Opinion: NVIDIA drivers are a Good Thing [tm]

Rodolfo J. Paiz rpaiz at simpaticus.com
Mon May 17 16:23:23 UTC 2004


I've read a great deal of pro/con on this list about NVIDIA issuing 
closed-source binary drivers and had not formed my own opinion yet. But 
last week, I got a sweet bargain on a new system, and it had an NVIDIA 
GeForce MX 400 card (64MB) in it. Since the driver (nv, I think...) which X 
installed had noise on the screen at anything above 800x600 which got worse 
at higher resolutions, I went to get their closed drivers.

Despite the fact that I love RPM and was nervous about using something 
else, their installer was extremely well done, and worked beautifully. I 
had to install the kernel-source RPM package so it could compile its kernel 
module, and I was easily able to follow the instructions to modify my 
/etc/X11/XF86Config file. Inside of 10 minutes, I went from 800x600 with 
noise to 1600x1200 and gorgeous.

I was delighted to see that they support many varieties of Linux, that they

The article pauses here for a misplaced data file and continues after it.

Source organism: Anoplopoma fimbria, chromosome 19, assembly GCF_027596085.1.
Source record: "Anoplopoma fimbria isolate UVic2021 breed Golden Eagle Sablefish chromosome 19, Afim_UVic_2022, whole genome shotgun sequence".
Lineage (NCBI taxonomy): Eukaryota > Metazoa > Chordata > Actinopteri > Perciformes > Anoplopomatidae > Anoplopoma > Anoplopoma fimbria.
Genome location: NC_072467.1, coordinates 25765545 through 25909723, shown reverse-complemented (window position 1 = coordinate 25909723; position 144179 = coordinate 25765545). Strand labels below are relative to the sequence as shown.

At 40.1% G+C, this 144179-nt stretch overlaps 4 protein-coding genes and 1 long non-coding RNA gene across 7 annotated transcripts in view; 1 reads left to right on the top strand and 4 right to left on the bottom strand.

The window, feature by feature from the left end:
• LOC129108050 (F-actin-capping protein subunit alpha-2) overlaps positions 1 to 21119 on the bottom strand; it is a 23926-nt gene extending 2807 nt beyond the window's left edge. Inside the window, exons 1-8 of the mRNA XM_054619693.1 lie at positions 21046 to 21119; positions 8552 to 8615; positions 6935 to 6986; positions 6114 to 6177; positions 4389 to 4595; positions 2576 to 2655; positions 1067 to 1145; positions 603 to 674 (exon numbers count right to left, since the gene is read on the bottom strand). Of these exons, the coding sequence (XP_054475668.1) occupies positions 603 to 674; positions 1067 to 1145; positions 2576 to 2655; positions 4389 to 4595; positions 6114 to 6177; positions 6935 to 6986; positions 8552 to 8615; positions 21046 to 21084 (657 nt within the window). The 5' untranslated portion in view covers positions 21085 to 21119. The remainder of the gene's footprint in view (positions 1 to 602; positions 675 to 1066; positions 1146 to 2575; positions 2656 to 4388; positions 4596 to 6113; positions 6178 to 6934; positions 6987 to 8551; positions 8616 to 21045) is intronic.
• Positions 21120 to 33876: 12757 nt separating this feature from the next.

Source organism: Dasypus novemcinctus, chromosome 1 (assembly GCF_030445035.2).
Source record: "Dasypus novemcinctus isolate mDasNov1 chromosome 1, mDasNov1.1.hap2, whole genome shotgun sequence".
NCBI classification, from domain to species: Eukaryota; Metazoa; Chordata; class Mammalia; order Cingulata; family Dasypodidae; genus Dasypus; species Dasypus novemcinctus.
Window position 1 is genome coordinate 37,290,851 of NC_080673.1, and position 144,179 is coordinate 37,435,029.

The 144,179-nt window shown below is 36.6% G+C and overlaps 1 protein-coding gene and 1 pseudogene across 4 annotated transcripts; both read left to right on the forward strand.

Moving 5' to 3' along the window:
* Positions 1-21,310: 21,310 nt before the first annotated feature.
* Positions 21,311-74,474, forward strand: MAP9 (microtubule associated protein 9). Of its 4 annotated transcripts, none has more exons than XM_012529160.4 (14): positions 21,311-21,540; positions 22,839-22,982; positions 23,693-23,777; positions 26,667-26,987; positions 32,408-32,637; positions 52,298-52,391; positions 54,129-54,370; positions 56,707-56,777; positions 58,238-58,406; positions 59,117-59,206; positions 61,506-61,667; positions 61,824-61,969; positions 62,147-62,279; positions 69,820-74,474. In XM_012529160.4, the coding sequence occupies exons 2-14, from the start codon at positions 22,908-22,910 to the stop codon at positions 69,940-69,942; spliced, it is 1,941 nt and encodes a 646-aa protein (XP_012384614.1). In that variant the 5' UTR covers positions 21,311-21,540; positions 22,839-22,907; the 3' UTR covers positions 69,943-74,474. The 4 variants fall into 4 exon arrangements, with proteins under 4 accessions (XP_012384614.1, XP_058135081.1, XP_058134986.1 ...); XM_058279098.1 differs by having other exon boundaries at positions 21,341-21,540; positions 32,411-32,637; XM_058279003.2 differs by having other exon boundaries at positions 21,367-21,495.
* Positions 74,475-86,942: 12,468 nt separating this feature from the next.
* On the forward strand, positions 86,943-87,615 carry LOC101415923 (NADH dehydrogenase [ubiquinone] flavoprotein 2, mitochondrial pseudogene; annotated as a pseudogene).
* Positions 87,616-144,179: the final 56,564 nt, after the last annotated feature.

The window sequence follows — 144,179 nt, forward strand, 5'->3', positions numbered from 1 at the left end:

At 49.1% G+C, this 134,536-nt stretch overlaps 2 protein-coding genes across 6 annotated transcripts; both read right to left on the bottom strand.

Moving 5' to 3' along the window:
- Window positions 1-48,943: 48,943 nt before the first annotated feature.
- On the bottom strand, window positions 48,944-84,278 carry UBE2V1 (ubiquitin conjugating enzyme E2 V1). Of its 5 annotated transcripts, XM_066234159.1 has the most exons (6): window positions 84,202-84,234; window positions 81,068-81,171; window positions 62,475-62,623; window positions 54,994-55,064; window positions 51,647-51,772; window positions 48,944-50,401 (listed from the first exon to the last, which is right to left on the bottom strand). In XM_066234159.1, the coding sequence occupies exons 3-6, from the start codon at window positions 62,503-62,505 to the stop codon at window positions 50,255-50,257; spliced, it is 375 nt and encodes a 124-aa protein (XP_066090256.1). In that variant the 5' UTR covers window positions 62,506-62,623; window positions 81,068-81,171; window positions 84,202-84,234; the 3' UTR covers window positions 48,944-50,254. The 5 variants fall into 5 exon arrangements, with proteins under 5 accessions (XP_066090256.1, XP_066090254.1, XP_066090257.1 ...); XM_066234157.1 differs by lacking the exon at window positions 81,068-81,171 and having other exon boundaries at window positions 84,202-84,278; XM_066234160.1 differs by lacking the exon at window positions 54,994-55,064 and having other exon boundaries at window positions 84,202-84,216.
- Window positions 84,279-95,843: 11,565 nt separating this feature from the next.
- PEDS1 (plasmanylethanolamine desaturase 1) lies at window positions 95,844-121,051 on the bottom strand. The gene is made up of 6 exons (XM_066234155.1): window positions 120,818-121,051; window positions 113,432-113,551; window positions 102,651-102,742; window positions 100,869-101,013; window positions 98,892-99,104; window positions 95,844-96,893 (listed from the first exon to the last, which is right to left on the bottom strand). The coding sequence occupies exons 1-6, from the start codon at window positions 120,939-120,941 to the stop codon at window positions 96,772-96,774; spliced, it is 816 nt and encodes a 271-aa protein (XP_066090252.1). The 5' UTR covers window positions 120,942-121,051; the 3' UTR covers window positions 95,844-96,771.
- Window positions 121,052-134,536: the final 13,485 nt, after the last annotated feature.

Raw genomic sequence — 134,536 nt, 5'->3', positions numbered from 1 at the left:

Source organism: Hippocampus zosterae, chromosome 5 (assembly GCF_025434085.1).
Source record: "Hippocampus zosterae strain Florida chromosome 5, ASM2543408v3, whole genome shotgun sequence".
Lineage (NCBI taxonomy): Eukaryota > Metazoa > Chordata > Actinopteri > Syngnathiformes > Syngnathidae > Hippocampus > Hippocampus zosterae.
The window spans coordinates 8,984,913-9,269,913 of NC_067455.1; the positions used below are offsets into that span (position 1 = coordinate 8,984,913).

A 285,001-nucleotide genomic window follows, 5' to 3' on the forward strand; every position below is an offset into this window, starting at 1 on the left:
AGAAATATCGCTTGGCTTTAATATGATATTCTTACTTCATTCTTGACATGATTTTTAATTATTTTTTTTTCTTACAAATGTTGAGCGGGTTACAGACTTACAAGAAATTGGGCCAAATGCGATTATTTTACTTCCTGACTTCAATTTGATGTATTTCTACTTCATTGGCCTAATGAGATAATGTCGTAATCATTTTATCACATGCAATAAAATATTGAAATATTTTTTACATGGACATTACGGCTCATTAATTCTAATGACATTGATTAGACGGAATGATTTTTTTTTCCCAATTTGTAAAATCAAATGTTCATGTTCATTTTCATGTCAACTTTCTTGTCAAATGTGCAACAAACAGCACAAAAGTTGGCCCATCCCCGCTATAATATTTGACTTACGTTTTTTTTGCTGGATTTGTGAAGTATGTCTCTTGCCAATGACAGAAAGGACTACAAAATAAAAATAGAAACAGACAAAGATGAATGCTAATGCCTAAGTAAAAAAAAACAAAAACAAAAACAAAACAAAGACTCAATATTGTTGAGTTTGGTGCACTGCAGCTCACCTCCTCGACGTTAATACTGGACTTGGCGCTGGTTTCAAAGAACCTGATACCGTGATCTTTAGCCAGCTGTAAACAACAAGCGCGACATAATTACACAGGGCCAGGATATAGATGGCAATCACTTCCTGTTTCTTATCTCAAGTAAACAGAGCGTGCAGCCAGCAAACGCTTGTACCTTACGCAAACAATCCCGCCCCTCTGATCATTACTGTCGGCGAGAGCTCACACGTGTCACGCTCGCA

provide a single driver file to fit nearly all their cards, that the 
"nvidia-installer" can update itself to a newer version, and that even 
though I can't manage it with RPM it makes things very easy for me. I've 
always used the graphics card maker's own drivers on Windows too (Matrox, 
ATI, others) so this is no different.

Their two primary arguments are that this installer is the only way they 
can support lots and lots of Linux distros, kernel versions, etc., and that 
the extremely competitive nature of their business makes it unhealthy for 
them to open-source their code. I am willing to buy those arguments as 
being reasonable; so while I would *prefer* open-source and RPM, I can 
*accept* closed-source and custom installer.

After all, the end result is more hardware that can be used optimally under 
Linux, easier adoption of Linux by more people, and an easier computing 
experience for me. Conclusion? Two thumbs up!


Rodolfo J. Paiz
rpaiz at simpaticus.com

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